FENWISM FROM TETE LANDLORD POINT OF VIEW.
[To THE EDITOR. OF THE "SPECTATOR."]
7 Audley Square, W., April 11, 1866.
— In your last impression you notice, under the heading given above, my recent publication, Ireland and her Servile 1Var.
No public writer can object to criticism either on his opiuims or his style, but you describe me as "One of the most ruthless upholders of proprietary rights in Ulster."
This statement conveys an imputation of dealing harshly with tenantry. In Ireland I can safely leave my character of twenty- five years' standing to protect itself, but as I desire to maintain a reputation in Great Britain also, I must request you to withdraw the assertion.—I am, Sir, your faithful servant,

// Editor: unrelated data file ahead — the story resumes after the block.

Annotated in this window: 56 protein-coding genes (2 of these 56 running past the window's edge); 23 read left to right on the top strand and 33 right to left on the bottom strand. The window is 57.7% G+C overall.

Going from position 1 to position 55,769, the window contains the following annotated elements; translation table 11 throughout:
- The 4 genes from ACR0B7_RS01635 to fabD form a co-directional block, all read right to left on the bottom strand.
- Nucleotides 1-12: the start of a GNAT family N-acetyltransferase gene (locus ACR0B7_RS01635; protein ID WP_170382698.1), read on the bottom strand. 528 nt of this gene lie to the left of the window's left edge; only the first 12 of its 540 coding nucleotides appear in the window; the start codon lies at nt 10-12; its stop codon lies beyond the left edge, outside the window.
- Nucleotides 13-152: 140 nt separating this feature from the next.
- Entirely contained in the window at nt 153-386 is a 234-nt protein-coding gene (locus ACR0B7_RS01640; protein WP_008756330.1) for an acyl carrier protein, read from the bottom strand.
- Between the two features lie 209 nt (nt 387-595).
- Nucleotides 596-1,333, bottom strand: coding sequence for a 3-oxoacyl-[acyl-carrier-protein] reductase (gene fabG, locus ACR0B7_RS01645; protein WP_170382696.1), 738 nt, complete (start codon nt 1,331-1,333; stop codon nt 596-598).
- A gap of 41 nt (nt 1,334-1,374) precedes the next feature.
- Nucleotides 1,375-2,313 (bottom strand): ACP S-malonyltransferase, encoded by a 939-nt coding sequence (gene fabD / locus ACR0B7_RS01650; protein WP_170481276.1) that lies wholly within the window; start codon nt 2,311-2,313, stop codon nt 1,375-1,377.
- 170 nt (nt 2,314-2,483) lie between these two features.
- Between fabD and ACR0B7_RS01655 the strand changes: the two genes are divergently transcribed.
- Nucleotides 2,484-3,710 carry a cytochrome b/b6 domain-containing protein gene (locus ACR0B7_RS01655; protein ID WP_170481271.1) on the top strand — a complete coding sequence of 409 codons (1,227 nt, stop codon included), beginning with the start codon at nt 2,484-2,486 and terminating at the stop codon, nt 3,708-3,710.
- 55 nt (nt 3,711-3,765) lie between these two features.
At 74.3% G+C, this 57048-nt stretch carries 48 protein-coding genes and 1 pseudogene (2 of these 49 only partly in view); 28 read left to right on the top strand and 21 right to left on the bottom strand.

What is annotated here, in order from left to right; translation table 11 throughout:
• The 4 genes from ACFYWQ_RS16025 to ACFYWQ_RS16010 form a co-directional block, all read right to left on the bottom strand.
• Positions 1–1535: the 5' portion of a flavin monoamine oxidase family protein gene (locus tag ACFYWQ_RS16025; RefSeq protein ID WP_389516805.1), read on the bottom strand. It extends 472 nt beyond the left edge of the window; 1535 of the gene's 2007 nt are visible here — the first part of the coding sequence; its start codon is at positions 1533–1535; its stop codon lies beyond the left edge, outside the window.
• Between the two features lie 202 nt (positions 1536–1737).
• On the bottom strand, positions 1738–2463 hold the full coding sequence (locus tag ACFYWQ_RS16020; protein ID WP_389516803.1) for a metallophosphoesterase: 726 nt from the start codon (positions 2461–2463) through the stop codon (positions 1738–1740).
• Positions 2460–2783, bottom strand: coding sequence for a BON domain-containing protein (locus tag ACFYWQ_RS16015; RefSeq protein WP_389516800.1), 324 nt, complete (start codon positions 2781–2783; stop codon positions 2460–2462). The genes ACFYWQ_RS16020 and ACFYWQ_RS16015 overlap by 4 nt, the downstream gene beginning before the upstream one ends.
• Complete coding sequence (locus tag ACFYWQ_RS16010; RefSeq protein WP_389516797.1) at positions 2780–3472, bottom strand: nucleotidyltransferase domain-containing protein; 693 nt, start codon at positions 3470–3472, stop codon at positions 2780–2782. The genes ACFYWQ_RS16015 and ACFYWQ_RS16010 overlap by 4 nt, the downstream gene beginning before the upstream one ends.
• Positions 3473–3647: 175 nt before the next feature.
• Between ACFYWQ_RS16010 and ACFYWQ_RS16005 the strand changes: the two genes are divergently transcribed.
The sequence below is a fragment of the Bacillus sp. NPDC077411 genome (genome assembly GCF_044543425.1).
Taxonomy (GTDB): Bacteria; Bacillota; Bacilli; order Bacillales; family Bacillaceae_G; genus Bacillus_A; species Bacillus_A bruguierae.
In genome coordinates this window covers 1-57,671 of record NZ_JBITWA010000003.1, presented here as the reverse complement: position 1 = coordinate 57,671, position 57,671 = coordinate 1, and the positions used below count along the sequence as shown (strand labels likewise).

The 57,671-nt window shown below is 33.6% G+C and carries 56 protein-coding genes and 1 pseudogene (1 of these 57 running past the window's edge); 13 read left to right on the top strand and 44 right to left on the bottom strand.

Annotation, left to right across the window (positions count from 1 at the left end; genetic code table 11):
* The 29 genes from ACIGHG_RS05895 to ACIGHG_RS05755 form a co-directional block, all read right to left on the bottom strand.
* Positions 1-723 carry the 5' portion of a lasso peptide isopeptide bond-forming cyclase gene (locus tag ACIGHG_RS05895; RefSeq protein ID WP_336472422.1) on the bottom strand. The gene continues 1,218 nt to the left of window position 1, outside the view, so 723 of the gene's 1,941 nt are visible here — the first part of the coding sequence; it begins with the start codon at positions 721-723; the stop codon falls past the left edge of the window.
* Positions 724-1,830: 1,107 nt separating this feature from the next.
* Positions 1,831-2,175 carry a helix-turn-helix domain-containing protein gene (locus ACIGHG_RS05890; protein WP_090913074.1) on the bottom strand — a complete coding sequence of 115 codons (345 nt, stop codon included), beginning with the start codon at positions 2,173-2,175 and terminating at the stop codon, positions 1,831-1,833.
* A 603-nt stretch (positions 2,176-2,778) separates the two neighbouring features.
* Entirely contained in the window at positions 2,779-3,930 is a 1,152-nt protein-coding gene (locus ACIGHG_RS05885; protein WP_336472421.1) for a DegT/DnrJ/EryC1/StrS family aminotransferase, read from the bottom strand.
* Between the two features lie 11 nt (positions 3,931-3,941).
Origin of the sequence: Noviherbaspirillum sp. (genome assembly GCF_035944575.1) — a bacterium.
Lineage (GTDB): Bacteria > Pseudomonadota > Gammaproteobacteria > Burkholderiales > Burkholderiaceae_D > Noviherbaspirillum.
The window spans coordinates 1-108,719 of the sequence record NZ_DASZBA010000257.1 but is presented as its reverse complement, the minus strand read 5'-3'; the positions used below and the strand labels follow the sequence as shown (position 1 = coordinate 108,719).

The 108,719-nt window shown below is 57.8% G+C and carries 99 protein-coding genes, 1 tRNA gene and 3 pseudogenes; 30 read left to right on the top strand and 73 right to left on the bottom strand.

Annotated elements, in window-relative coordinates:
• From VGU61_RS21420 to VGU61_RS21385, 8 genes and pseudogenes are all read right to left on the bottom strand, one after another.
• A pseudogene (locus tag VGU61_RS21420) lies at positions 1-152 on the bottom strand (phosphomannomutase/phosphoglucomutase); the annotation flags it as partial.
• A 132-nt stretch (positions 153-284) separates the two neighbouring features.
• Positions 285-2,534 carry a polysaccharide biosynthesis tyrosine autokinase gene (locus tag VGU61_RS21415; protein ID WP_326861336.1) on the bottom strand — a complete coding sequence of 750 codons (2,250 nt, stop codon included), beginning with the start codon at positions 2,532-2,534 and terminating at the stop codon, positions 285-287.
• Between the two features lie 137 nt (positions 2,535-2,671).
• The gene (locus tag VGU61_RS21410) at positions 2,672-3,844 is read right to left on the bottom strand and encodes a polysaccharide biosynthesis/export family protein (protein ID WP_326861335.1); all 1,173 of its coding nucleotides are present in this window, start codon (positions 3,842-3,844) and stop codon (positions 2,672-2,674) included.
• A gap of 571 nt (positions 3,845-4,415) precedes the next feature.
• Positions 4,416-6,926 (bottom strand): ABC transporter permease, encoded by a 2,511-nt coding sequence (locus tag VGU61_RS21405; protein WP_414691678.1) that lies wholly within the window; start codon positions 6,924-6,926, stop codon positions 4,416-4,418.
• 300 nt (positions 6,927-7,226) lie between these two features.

ALEX. SHAFT° ADAIR.
[We had not the faintest idea of attacking Colonel Adair's reputation as a landlord, of which we know absolutely nothing, and simply understood the sentence as defining his intellectual position. We are bound to add, however, in frankness, that the actual writer of the article believed him to have taken part in the .Ardveagh evictions—a belief entirely erroneous—which, whether' just or unjust, were considered in Parliament strong exertions of proprietary power. We regret that Colonel Adair should have suffered, even for a week, from an imputation which, legitimate under our reading of it, is under his unfounded.—En. Spectator.]